A particle is travelling from point A to point B. These two points are separated by distance D. Assume that the initial velocity of the particle is zero.
Given that the particle never increases its acceleration along its journey, and that the particle arrives at point B with speed V, what is the longest time that the particle can take to arrive at B?
I don't have the solution but it seems like it's possible to find one that takes longer than constant acceleration. Here's what I found so far.
The longest time occurs when the particle just gets to the speed V at point B. If it had gone faster than V any time before the end point, it will have travelled a larger distance in the same amount of time. This is mainly because the speed cannot drop below V since it has to end at V and it can't accelerate after it decelerates.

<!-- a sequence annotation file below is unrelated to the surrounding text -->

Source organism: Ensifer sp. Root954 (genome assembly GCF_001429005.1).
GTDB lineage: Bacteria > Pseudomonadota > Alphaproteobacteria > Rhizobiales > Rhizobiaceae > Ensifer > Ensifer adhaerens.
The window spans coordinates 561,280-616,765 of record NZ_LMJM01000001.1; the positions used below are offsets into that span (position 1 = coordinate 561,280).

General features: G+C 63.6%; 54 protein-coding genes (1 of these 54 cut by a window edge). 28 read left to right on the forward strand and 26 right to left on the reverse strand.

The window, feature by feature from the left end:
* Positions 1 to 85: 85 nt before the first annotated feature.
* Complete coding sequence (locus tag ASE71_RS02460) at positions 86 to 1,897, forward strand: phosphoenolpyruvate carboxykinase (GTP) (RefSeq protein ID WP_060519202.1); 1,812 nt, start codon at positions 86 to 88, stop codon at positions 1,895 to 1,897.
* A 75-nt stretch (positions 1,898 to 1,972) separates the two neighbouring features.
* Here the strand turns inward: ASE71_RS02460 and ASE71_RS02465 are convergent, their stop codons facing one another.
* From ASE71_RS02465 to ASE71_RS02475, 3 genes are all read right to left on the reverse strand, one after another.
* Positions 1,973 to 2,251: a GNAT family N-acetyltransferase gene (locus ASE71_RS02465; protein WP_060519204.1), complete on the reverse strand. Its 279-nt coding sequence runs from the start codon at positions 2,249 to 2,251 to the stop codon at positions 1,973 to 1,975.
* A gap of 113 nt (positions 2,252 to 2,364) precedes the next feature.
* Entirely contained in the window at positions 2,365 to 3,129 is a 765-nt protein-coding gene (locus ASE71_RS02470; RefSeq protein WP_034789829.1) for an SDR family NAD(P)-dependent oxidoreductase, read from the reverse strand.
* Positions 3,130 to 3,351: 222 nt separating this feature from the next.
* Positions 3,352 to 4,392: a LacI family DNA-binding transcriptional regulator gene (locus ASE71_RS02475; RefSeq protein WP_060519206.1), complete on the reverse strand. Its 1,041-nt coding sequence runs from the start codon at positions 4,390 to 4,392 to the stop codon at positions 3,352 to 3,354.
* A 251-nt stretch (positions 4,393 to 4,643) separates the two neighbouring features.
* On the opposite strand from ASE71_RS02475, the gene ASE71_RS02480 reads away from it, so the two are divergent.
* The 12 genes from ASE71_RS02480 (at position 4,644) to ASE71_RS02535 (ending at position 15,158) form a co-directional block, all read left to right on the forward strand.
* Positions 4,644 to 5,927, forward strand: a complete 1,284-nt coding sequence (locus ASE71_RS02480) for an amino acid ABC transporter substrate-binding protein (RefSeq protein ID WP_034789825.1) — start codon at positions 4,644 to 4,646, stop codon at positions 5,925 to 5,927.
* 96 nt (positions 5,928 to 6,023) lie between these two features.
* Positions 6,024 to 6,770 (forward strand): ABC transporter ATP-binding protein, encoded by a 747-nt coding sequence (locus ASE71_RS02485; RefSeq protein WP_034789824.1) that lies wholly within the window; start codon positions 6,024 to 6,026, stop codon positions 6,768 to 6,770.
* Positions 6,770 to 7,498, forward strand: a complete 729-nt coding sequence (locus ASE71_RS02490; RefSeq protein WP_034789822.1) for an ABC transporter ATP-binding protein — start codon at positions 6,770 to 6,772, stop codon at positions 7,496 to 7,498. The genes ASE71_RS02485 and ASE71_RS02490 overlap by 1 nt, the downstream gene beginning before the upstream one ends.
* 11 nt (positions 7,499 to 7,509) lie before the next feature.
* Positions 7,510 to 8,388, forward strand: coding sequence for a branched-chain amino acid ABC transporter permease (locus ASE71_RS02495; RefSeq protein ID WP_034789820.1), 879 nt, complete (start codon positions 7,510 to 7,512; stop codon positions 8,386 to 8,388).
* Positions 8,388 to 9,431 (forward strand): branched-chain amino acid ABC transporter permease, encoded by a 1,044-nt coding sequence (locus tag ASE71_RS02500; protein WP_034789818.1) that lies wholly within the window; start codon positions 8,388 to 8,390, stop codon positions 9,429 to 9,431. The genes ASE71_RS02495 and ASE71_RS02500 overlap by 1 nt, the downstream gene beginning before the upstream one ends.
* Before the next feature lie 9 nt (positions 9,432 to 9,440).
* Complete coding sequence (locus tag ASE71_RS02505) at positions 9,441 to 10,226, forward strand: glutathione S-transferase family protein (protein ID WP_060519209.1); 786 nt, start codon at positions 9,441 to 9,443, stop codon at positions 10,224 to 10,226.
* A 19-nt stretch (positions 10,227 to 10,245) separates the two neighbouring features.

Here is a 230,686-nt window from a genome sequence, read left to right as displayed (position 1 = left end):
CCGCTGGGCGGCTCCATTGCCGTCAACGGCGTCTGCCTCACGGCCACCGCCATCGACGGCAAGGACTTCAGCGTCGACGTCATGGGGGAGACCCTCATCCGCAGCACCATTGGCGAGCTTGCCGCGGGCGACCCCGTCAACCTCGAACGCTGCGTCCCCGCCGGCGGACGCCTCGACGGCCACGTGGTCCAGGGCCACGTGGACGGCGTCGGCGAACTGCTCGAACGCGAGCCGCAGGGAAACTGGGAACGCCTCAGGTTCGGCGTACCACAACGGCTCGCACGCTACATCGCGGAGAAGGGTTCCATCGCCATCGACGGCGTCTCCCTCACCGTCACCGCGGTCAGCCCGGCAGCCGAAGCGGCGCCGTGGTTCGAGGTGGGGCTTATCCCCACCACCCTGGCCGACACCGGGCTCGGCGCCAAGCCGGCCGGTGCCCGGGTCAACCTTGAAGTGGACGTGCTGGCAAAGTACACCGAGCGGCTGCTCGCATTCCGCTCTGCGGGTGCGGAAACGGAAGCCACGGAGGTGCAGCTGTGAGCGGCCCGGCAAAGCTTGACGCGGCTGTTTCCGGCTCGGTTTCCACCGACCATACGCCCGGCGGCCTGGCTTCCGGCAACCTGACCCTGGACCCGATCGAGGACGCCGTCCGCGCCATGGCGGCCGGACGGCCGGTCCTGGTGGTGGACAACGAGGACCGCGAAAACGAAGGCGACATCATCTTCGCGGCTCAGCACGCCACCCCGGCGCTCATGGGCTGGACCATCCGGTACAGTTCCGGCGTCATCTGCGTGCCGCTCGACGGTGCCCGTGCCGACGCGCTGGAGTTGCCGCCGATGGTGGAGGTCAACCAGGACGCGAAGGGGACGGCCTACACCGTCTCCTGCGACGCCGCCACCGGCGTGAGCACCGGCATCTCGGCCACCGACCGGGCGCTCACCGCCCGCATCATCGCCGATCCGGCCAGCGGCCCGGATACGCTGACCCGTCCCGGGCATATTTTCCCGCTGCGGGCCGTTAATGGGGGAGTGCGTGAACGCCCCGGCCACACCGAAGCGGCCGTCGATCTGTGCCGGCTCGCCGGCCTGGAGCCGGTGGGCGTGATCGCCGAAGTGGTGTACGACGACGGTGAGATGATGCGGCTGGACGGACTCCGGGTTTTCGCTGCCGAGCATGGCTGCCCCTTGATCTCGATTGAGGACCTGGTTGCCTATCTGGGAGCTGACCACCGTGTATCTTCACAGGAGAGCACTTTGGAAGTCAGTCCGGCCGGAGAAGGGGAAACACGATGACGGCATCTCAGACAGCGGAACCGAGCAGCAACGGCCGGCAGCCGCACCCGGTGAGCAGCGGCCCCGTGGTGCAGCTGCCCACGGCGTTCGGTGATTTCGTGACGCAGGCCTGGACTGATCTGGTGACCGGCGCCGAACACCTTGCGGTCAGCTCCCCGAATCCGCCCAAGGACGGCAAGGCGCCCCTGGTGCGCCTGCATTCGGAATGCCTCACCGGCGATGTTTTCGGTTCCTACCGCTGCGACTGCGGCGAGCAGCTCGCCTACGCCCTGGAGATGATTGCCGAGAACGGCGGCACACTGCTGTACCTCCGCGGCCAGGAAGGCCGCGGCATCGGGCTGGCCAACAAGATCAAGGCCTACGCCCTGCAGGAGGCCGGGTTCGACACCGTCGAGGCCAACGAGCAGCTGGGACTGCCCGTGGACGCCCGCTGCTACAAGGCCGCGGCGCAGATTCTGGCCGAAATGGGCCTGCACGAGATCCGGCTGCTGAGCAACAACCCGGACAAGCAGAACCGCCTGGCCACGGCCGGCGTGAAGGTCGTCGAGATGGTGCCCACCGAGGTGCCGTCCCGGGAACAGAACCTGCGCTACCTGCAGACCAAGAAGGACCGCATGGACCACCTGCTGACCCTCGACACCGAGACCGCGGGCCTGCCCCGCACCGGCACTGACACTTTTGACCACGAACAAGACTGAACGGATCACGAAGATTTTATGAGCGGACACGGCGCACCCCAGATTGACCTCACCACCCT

For the constant acceleration (a0=V^2/2D), case, the time taken is 2D/V as can be seen in the previous comments. a=a0, v=a0*t, x=0.5*a0*t^2.
If acceleration is some function of t, a(t)<=a0. It must be equal to a0 at time 0; otherwise, it's meaningless to compare. a'(t)<=0 from the restriction that it doesn't increase. This means that the velocity function is concave down. Also, by integrating, we can see that v<=a0*t and x<=0.5*a0*t^2.
Basically, we're left with finding a function v(t) with the following criteria:
1. Concave down.
2. v(t)<=a0*t, a0=V^2/2D.
3. v(T)=V for some T>2D/V
4. The integral from 0 to T is equal to D
Graphically, this seems impossible, but I can't prove that. Anyone able to show that?
Posted by np_rt
on 2004-05-09 12:36:57